David J. Winton papers, 1929-1973.
There are 63 Entities related to this resource.
Hubert Horatio Humphrey Jr. (May 27, 1911 – January 13, 1978) was an American politician who served as the 38th vice president of the United States from 1965 to 1969. He twice served in the United States Senate, representing Minnesota from 1949 to 1964 and 1971 to 1978. He was the Democratic Party's nominee in the 1968 presidential election, losing to Republican nominee Richard Nixon. Born in Wallace, South Dakota, Humphrey attended the University of Minnesota. At one point he helped run his ...
The United World Federalists was a non-partisan, non-profit organization with members in forty-eight states. This organization was founded in Asheville, North Carolina on February 23, 1947 as the result of a merger of five existing world government groups: Americans United for World Government; World Federalists, U.S.A.; Student Federalists; Georgia World Citizens Committee; and the Massachusetts Committee for World Federation. The organization became World Federalists, ...
Educator, U.S. representative from Minnesota, U.S. senator from Minnesota, and author. From the description of Papers of Eugene J. McCarthy, 1960. (Unknown). WorldCat record id: 71064286 Eugene J. McCarthy served as a U.S. Congress member (Democratic Farmer-Labor) from Minnesota's fourth district (1949-1958) and as U.S. senator from Minnesota (1959-1970). He sought the Democratic nomination for President of the United States in 1968 against Lyndon B....
The West Bank Union at the University of Minnesota was established in 1967 to offer services to students. It took until 1980 for the union to have its own space in Willey Hall, including an auditorium and lounge spaces for students. Student services and facilities were established in the newly constructed West Bank Union skyway, which connected Willey and Blegen Halls. From the guide to the West Bank Union papers, circa 1970s-1980s, (University of Minnesota Libraries. University Arch...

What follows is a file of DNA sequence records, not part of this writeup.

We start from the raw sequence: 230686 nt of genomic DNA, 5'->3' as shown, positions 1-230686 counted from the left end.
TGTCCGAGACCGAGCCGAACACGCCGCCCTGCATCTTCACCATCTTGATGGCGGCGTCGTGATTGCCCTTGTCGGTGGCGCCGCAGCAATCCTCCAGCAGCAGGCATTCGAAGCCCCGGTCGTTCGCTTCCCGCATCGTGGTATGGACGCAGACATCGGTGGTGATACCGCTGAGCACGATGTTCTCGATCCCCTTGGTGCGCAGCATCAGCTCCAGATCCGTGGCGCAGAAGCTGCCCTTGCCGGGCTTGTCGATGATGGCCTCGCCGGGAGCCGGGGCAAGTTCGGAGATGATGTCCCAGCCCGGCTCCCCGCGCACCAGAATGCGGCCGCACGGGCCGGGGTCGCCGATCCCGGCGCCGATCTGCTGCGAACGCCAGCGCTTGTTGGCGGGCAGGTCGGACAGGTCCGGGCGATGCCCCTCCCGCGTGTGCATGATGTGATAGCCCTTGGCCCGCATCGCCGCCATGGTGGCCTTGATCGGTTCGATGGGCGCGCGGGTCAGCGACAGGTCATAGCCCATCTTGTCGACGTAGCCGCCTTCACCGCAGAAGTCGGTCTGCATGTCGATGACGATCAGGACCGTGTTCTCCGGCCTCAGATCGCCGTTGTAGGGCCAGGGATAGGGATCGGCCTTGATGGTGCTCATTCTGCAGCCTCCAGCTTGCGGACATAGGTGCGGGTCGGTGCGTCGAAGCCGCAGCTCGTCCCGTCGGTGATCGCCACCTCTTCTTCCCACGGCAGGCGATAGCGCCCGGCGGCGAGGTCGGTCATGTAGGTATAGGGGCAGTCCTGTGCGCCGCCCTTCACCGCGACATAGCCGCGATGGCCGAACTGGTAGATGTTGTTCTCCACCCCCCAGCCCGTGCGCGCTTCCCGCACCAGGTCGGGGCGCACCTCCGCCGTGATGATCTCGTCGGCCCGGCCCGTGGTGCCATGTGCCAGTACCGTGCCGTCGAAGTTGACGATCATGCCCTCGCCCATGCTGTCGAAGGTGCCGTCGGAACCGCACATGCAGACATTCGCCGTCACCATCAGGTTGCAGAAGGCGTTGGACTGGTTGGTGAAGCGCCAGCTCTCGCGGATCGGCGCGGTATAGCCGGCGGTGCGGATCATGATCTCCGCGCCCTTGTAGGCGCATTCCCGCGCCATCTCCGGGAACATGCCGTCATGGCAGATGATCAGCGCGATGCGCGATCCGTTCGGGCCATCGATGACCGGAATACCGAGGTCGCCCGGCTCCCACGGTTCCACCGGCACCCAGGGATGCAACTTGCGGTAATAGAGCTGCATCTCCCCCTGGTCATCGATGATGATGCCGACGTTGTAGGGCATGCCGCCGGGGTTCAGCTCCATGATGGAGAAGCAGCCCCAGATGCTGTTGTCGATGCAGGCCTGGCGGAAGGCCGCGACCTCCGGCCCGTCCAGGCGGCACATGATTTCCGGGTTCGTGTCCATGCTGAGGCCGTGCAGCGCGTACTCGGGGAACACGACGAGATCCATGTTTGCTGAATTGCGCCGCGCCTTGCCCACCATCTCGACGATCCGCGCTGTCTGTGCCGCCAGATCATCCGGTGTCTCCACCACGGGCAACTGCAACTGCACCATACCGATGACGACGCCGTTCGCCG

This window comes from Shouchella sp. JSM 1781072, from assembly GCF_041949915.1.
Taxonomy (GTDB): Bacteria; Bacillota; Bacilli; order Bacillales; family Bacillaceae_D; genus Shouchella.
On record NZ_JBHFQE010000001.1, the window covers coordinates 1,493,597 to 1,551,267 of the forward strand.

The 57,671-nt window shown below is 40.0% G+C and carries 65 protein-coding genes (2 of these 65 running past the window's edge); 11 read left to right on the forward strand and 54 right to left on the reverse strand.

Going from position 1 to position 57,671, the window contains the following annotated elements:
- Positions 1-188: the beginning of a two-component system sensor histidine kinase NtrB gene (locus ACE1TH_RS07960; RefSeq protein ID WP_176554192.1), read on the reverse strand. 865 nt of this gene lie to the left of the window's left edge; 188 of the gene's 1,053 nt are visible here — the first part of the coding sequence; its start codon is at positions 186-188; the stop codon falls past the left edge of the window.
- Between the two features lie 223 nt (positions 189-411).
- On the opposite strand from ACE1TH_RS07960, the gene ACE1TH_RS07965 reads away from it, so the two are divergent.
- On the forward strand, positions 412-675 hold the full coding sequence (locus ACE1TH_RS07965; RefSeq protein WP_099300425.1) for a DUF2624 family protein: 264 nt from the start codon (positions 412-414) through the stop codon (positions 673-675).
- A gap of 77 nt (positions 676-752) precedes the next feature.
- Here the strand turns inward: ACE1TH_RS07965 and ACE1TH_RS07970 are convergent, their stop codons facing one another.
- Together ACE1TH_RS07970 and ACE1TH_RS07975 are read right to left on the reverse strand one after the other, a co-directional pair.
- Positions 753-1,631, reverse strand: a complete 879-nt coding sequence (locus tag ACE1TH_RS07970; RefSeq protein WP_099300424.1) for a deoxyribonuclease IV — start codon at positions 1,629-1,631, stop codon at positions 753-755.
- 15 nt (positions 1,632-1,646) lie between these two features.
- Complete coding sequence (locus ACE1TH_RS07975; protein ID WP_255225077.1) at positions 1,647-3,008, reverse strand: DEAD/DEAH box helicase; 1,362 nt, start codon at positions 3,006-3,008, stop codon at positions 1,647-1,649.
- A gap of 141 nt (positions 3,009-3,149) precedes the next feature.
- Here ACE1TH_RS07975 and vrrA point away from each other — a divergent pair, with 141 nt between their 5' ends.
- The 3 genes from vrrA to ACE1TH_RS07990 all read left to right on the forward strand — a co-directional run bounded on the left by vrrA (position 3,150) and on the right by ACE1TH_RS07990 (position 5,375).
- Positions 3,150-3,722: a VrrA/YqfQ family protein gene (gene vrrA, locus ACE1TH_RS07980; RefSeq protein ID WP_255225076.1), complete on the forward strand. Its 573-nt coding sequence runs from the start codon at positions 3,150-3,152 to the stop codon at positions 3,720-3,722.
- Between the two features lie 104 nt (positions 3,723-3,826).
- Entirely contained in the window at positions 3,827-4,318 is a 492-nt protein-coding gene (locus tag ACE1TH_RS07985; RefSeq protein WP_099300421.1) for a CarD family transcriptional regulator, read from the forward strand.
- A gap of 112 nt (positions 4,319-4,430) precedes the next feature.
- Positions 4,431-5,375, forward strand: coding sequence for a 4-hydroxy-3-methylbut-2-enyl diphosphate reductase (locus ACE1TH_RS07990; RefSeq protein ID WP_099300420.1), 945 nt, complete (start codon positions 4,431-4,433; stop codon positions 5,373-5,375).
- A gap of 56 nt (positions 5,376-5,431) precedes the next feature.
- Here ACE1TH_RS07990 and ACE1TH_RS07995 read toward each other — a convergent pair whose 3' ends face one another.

The organization retained its original corporate name until 1968, when it was officially changed to Washburn Child Guidance Center. From the description of Asylum records, 1886-1949. (Unknown). WorldCat record id: 313871581 The Washburn Memorial Orphan Asylum was founded in Minneapolis (Minn.) in 1883 with a bequeath from the estate of milling magnate Cadwallader Colden Washburn (1818-1882), co-founder of the Washburn-Crosby Co., to build and operate a home to s...
Private American organization to promote American participation in the North Atlantic Treaty Organization and other international ties. From the description of Atlantic Council of the United States records, 1950-1986. (Unknown). WorldCat record id: 754871939 Historical Note: The Atlantic Council of the United States was established in 1961 in Washington, D.C. It is a private American organization which encourages U.S. par...
In 1945, four individuals who had worked on the Manhattan project-John L. Balderston, Jr., Dieter M. Gruen, W.J. McLean, and David B. Wehmeyer-formed a committee and wrote a letter to 154 public figures asking for their opinions about the possibility of the creation of a world government. Over the next year, as the various public figures responded to the letter, the responses were correlated into a report that was released in 1947. From the guide to the Balderston, John L., Jr. Colle...
The collection documents the physical expansion of the University from its earliest period through the acquisition of large tracts of land in the 20th century, including the properties around Carnegie Lake and numerous farms. Early records document transactions with such Princeton University notables as Nathaniel Fitz Randolph, John Witherspoon, Walter Minto, John and Richard Stockton, and John Maclean. For the most part, the papers consist of standard legal documents with detailed descriptions ...
David Judson Winton was born in Wausau, Wisconsin, in 1897, the son of Charles Joel Winton and Helen Smith Winton. His sister, Helen Winton Jones (Mrs. Carl Waring Jones), was born in 1890, and his brother, Charles Joel Winton, Jr., was born in 1899. David Winton married Katherine Decker, daughter of Edward W. Decker, in 1921. Three children were born to them: Margaret (Mrs. Clifford F. Anderson) in 1922; Katherine (Mrs. Rowland Evans) in 1925; and David Michael in 1928. ...